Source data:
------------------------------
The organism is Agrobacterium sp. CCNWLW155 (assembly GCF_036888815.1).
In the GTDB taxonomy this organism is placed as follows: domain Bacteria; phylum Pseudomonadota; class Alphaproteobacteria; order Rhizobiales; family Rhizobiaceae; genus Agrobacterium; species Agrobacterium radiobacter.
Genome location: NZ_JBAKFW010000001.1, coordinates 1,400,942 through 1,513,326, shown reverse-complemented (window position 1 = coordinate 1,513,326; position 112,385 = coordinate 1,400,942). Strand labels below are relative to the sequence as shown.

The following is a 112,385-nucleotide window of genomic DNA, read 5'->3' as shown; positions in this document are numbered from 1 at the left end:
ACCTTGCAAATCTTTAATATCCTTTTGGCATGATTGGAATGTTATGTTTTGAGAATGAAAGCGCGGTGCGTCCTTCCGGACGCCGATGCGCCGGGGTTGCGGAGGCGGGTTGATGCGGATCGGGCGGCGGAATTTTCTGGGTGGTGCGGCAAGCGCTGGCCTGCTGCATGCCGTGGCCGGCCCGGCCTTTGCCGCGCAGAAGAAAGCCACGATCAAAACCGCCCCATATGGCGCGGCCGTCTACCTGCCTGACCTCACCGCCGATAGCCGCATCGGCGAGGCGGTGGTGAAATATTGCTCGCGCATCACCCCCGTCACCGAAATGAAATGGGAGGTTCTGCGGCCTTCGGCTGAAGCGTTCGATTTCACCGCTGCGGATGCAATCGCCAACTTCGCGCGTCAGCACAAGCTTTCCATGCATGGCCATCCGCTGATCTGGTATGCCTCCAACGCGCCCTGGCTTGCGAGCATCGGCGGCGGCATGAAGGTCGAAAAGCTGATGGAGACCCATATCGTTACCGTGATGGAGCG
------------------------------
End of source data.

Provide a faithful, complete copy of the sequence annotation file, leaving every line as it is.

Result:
The organism is Agrobacterium sp. CCNWLW155 (assembly GCF_036888815.1).
In the GTDB taxonomy this organism is placed as follows: domain Bacteria; phylum Pseudomonadota; class Alphaproteobacteria; order Rhizobiales; family Rhizobiaceae; genus Agrobacterium; species Agrobacterium radiobacter.
Genome location: NZ_JBAKFW010000001.1, coordinates 1,400,942 through 1,513,326, shown reverse-complemented (window position 1 = coordinate 1,513,326; position 112,385 = coordinate 1,400,942). Strand labels below are relative to the sequence as shown.

The following is a 112,385-nucleotide window of genomic DNA, read 5'->3' as shown; positions in this document are numbered from 1 at the left end:
ACCTTGCAAATCTTTAATATCCTTTTGGCATGATTGGAATGTTATGTTTTGAGAATGAAAGCGCGGTGCGTCCTTCCGGACGCCGATGCGCCGGGGTTGCGGAGGCGGGTTGATGCGGATCGGGCGGCGGAATTTTCTGGGTGGTGCGGCAAGCGCTGGCCTGCTGCATGCCGTGGCCGGCCCGGCCTTTGCCGCGCAGAAGAAAGCCACGATCAAAACCGCCCCATATGGCGCGGCCGTCTACCTGCCTGACCTCACCGCCGATAGCCGCATCGGCGAGGCGGTGGTGAAATATTGCTCGCGCATCACCCCCGTCACCGAAATGAAATGGGAGGTTCTGCGGCCTTCGGCTGAAGCGTTCGATTTCACCGCTGCGGATGCAATCGCCAACTTCGCGCGTCAGCACAAGCTTTCCATGCATGGCCATCCGCTGATCTGGTATGCCTCCAACGCGCCCTGGCTTGCGAGCATCGGCGGCGGCATGAAGGTCGAAAAGCTGATGGAGACCCATATCGTTACCGTGATGGAGCG